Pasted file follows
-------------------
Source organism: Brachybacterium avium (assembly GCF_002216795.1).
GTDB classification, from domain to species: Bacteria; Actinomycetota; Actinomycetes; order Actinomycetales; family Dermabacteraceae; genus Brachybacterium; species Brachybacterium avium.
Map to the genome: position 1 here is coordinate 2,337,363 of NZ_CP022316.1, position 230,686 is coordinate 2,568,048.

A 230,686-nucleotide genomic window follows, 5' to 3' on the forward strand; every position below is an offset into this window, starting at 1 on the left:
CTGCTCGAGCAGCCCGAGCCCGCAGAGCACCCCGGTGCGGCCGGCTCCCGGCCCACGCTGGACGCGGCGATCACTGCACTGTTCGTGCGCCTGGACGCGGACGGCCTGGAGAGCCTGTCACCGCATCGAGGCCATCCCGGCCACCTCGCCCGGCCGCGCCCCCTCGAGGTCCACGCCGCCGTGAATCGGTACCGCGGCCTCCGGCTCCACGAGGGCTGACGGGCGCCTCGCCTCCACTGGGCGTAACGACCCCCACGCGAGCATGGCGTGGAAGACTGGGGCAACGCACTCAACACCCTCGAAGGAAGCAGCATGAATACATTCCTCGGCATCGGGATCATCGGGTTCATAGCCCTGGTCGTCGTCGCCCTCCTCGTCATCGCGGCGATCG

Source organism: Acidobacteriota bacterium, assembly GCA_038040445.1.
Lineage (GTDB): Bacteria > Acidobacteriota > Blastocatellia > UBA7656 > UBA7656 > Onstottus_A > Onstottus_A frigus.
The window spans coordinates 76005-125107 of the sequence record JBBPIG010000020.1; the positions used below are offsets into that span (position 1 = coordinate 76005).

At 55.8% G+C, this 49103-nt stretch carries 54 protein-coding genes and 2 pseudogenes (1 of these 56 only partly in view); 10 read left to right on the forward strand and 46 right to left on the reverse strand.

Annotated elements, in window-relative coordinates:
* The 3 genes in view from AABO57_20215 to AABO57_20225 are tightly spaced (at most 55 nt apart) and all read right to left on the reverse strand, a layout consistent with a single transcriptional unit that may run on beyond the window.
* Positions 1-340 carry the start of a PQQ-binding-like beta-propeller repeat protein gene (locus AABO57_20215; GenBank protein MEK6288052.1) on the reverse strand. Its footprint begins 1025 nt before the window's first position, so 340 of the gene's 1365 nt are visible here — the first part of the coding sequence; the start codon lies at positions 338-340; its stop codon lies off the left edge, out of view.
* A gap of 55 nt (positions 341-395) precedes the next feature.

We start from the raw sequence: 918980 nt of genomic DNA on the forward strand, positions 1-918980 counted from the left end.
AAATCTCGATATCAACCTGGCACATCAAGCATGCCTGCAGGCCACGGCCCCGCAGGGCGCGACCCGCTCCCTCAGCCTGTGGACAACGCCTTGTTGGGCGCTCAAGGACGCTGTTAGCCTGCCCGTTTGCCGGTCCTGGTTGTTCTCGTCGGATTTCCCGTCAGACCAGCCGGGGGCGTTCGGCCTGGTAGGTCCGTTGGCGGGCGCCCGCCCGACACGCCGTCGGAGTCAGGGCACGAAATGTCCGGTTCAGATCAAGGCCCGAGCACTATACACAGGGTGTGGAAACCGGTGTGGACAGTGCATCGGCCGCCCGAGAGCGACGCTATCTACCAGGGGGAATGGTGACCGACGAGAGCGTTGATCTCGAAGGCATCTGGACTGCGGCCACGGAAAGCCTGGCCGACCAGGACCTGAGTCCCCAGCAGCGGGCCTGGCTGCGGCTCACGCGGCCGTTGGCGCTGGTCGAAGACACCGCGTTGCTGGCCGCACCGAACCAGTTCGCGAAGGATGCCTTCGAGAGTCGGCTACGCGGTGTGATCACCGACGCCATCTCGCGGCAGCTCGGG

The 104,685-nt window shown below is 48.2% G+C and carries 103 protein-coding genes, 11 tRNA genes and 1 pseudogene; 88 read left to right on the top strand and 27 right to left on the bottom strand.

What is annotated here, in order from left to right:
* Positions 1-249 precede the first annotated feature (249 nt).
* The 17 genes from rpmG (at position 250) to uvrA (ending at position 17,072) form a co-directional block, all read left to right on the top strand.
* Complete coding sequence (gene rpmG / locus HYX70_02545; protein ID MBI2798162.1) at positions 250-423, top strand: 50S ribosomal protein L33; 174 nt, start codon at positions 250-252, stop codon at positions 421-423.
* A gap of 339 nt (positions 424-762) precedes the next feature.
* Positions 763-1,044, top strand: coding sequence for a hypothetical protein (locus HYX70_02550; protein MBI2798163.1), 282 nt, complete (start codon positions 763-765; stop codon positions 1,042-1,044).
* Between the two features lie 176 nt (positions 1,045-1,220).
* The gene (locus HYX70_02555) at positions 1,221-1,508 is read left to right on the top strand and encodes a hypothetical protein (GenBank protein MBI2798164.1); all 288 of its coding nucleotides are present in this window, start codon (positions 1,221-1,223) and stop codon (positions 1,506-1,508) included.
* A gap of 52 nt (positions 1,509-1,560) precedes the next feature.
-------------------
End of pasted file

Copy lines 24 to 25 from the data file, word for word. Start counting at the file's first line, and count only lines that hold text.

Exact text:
* The gene (locus HYX70_02555) at positions 1,221-1,508 is read left to right on the top strand and encodes a hypothetical protein (GenBank protein MBI2798164.1); all 288 of its coding nucleotides are present in this window, start codon (positions 1,221-1,223) and stop codon (positions 1,506-1,508) included.
* A gap of 52 nt (positions 1,509-1,560) precedes the next feature.